The rapid spread of COVID-19 across the United States, which now leads the world in cases, is raising fresh questions about how much air travel contributed to the nation’s outbreak.
A data analysis by The Atlanta Journal-Constitution found that air traffic in and out of Hartsfield-Jackson International Airport — the world’s busiest — remained at 2019 levels well into the first weeks of March as the airline industry kept assuring the public air travel was safe.
“Yes, America is still open for business,” the chief lobbying group for Delta and other airlines, Airlines for America, said in a March 10 press release. “Numerous government and health officials agree — it is safe to fly.”
» COMPLETE COVERAGE: Coronavirus in Georgia
The industry urged Americans to follow through with their spring break trips, and added: “The World Health Organization has advised against the application of travel or trade restrictions, which are ‘not effective’ in preventing the spread of COVID-19.”
Many of the first cases, however, were travel-related. The first U.S. case was Jan. 21 in Washington state, where a man had returned from Wuhan, China, the epicenter of the outbreak. Georgia’s first cases, reported March 2, were also travel-related. A father and son had tested positive from the virus after returning from Italy, where coronavirus cases were exploding.
A day after the airline industry’s pronouncement, President Donald Trump announced tight restrictions on travel from Europe and the State Department issued a Level 3 travel advisory urging U.S. citizens to reconsider travel abroad.
Within a week, passenger counts had dropped 50% from last year.
The AJC’s analysis found that passenger volume had begun to decline in early March even as the number of flights remained constant with the prior year.
Many U.S. companies, acting ahead of President Trump’s European travel ban, were among the first to recognize the risk of air travel and directed their employees to stop international and non-essential travel in early March.
“Once that happened, the leisure travelers were the only ones still going and purchasing tickets because they just don’t know any better,” said Charlie Leocha, co-founder of consumer advocacy group Travelers United.
Bill McGee, aviation adviser for Consumer Reports, the nonprofit consumer watchdog magazine, said it was “dangerous” for the airline industry to have been promoting flying into mid-March.
Richard Rothenberg, an epidemiologist in Georgia State University’s School of Public Health, said earlier restrictions probably would have made a difference slowing the spread of the virus, but it’s impossible to say how much.
“Anything that reduces human contact is going to have an impact,” he said. “If you have a certain probability of coming into contact with someone who is infectious or can transmit the virus, by whatever means, then you have a certain probability of contracting it. The less contact you have, the lower the probability.”
Rothenberg said history shows that past outbreaks, such as SARS in 2003 or MERS 2012, spread rapidly through international travel. But COVID-19 is new and there has not been enough available testing to say what role travel restrictions, particularly within the U.S., play in arresting the spread of the disease.
“What really is important to know, which we don’t know, is if somebody is on a flight and there are 200 other passengers on the flight and this person is infected, what is the probability of transmitting that infection to other people on that flight,” he said. “That’s critical information to have in trying to understand both the intraflight and subsequent spread of disease, and it’s not a piece of information we have right now.”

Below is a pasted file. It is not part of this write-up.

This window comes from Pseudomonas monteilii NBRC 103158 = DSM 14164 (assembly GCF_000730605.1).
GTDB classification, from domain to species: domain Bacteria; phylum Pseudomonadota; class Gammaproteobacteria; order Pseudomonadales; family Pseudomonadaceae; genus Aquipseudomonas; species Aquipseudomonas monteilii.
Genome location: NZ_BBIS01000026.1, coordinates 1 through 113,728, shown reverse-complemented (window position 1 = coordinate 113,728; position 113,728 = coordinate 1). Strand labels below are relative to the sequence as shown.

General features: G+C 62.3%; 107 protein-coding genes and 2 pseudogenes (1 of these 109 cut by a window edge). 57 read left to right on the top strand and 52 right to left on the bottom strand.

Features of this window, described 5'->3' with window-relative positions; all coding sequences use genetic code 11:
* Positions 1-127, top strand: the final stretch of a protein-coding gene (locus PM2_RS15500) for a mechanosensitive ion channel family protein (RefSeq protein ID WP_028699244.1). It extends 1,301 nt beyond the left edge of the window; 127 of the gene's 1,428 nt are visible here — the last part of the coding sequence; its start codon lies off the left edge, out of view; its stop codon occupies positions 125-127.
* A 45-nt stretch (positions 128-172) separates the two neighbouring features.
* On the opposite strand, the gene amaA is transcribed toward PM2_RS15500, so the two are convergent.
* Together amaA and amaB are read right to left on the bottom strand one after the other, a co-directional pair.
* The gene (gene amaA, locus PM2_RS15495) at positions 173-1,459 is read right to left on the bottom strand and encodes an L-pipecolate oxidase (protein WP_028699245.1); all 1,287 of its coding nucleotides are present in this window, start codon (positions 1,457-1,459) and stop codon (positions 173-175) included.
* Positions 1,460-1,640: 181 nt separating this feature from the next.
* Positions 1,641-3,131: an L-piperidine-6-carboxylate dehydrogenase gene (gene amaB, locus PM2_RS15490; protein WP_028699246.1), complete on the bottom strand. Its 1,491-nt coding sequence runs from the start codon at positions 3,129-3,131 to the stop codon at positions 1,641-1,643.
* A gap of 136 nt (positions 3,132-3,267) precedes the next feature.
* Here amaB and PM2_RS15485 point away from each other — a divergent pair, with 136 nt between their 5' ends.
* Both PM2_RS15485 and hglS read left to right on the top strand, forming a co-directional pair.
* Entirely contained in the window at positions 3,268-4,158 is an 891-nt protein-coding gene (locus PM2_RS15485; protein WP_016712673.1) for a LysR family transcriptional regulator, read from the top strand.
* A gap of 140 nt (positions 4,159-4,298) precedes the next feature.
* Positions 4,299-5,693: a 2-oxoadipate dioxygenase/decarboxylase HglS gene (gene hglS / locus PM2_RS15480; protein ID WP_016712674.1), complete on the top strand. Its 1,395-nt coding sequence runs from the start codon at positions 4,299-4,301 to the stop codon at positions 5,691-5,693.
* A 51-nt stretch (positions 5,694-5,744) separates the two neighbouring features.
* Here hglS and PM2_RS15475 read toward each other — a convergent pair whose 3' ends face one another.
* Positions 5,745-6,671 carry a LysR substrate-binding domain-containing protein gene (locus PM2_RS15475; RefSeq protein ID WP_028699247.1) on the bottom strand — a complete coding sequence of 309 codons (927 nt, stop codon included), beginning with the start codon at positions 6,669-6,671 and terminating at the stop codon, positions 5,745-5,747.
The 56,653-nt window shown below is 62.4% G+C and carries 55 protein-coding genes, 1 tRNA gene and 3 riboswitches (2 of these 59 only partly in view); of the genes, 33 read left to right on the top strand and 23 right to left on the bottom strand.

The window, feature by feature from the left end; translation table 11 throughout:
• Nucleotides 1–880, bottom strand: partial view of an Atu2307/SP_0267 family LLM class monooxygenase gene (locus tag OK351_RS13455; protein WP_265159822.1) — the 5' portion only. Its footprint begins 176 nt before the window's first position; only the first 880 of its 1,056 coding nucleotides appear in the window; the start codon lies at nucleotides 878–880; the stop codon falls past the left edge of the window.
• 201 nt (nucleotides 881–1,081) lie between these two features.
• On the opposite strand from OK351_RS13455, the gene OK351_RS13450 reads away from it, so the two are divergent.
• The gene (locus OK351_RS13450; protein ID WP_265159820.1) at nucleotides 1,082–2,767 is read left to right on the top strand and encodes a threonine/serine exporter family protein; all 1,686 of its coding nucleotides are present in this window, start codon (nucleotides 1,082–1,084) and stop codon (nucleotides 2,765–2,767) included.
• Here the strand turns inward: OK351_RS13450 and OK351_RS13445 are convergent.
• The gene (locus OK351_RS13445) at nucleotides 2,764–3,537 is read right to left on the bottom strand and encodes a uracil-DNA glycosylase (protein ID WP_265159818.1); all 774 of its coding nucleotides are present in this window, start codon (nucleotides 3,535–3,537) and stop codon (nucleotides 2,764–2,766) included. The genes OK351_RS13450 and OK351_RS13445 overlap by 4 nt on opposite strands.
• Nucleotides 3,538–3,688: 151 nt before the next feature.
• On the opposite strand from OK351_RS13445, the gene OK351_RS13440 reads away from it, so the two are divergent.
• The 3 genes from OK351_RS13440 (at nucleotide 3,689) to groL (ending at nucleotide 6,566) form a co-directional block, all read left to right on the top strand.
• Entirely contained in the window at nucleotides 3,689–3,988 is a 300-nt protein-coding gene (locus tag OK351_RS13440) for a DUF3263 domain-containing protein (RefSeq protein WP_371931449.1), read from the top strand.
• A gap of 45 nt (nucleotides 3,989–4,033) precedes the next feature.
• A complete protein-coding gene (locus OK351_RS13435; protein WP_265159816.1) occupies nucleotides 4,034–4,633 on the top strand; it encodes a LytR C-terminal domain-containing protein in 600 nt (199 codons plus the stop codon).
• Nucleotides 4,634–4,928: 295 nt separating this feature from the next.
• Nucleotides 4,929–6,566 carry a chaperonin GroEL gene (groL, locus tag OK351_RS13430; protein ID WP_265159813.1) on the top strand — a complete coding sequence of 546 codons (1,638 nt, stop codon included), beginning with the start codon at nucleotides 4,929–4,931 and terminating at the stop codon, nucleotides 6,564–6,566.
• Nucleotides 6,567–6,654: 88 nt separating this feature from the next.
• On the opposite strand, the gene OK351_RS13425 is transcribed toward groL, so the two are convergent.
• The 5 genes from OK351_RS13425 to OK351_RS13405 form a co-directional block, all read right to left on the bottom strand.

Nancy McGehee, head of Virginia Tech’s hospitality and tourism management department, said it was unreasonable to expect airlines to have sophisticated knowledge about spread of the virus “without any guidance or a uniform policy.”
In a statement to the AJC, Airlines for America said last week that the top priority of U.S. airlines is “the safety and well-being of our passengers and employees.”
“Since the early stages of the outbreak, U.S. carriers have worked to increase communications with passengers and implement travel policies, and remain committed to making accommodations that are responsive to travelers’ needs,” a spokeswoman said.
Planes fly, but no passengers
Today, flights in and out of Hartsfield-Jackson are down 65% from last year, and passenger volumes are down 95%, according to the AJC’s analysis. The 300,000 to 320,000 passengers that once passed through the terminals have slowed to a trickle.
Airlines have continued to operate flights, as some people still need to travel, including health care workers, people who need to travel for vital medical treatments and others. Air cargo has grown, as demand for supplies and deliveries drives more air freight traffic.
Another reason airlines continue to fly is Congress and the Trump administration want them to.
In order to qualify for aid under the federal stimulus bill, airlines also must maintain service to virtually all the points in the United States they previously served. That means flights on many routes will continue operating even if there are few passengers flying and planes are mostly empty.
Concessions International, which operates restaurants at Hartsfield-Jackson, has felt the drop-off, laying off nearly 300 employees, said CEO Donata Russell Ross.
“I personally believe in safety before everything else, so for me I have no problem with the stay-at-home orders,” said Ross.
But, she added, “we are suffering greatly for it.”
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